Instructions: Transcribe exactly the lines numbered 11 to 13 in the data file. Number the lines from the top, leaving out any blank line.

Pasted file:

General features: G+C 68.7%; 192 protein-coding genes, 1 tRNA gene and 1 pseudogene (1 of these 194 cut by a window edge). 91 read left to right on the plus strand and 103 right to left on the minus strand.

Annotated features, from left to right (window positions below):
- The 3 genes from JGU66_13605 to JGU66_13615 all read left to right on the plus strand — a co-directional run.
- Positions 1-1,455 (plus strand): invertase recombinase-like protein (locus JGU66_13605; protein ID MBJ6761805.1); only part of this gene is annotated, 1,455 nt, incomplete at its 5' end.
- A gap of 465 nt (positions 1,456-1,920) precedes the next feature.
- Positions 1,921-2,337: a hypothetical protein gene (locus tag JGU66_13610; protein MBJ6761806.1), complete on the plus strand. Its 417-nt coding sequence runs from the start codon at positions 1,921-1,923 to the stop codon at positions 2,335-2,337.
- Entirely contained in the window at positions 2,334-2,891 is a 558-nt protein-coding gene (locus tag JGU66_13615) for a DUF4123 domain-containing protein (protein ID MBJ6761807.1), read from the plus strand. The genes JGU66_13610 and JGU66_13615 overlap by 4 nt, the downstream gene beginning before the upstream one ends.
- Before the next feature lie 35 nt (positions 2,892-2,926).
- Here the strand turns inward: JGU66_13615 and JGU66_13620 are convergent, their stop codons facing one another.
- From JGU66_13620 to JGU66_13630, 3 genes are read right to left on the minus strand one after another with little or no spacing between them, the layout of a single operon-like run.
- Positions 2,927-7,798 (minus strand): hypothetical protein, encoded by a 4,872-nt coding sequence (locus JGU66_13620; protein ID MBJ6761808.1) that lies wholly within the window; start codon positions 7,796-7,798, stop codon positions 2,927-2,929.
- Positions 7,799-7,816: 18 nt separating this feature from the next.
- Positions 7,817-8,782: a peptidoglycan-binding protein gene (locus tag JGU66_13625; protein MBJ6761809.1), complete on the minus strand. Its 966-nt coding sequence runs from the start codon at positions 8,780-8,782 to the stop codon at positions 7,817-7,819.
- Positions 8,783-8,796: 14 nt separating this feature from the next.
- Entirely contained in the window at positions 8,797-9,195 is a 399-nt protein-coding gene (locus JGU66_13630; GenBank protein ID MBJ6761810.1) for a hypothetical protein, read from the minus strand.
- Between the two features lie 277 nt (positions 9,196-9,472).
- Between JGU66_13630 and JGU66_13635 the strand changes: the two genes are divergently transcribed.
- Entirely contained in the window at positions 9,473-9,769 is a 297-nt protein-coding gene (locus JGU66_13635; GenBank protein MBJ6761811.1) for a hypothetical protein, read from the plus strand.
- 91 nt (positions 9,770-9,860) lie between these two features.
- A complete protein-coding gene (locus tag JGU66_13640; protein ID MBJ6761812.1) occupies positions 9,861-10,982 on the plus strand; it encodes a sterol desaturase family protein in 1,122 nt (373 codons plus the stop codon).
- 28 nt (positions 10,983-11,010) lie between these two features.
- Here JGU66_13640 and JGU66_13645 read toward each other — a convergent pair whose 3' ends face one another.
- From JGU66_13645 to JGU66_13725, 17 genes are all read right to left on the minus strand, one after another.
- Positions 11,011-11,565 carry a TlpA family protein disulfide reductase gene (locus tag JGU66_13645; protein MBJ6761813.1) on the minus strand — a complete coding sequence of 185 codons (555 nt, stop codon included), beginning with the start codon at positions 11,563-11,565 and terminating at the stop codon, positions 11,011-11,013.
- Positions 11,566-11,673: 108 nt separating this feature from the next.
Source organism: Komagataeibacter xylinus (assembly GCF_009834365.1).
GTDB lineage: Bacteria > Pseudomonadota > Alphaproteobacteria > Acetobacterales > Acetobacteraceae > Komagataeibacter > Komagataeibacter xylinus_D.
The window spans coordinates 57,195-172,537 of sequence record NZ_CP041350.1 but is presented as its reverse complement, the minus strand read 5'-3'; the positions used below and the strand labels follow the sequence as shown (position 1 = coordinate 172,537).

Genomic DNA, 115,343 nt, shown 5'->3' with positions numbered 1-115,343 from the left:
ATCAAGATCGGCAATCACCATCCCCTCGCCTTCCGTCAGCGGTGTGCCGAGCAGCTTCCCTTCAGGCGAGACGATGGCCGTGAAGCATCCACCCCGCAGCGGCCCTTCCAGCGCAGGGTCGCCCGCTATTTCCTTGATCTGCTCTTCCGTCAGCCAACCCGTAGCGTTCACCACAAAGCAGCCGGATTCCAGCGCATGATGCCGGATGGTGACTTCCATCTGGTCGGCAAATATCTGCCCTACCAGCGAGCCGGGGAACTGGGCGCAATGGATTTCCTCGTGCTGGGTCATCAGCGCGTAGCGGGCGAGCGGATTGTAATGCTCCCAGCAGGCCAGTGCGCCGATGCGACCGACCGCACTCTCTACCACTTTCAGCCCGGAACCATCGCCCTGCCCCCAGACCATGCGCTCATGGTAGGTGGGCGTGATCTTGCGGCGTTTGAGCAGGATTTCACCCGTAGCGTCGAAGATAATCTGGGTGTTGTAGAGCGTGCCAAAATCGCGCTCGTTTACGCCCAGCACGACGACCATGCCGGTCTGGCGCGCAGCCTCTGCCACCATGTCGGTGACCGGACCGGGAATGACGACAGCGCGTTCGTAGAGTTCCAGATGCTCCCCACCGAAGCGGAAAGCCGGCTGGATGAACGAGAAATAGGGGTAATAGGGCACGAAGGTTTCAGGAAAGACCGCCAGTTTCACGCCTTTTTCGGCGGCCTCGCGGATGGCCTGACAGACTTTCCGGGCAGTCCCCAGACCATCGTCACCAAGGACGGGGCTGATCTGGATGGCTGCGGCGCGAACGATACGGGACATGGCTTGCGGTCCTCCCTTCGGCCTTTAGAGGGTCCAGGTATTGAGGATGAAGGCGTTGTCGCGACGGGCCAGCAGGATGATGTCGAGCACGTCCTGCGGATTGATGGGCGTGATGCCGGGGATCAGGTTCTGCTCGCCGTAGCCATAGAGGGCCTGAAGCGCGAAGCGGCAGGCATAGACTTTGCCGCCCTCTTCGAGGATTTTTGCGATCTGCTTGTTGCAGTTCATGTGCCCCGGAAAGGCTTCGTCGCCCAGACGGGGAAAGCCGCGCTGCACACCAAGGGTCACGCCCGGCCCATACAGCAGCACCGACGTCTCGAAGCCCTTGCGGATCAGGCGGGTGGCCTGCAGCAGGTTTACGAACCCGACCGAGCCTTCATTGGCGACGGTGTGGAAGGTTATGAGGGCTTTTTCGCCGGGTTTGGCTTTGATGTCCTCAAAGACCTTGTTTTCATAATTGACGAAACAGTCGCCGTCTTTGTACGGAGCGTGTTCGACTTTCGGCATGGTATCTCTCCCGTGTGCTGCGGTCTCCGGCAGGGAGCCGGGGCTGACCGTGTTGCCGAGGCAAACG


- Positions 2,927-7,798 (minus strand): hypothetical protein, encoded by a 4,872-nt coding sequence (locus JGU66_13620; protein ID MBJ6761808.1) that lies wholly within the window; start codon positions 7,796-7,798, stop codon positions 2,927-2,929.
- Positions 7,799-7,816: 18 nt separating this feature from the next.
- Positions 7,817-8,782: a peptidoglycan-binding protein gene (locus tag JGU66_13625; protein MBJ6761809.1), complete on the minus strand. Its 966-nt coding sequence runs from the start codon at positions 8,780-8,782 to the stop codon at positions 7,817-7,819.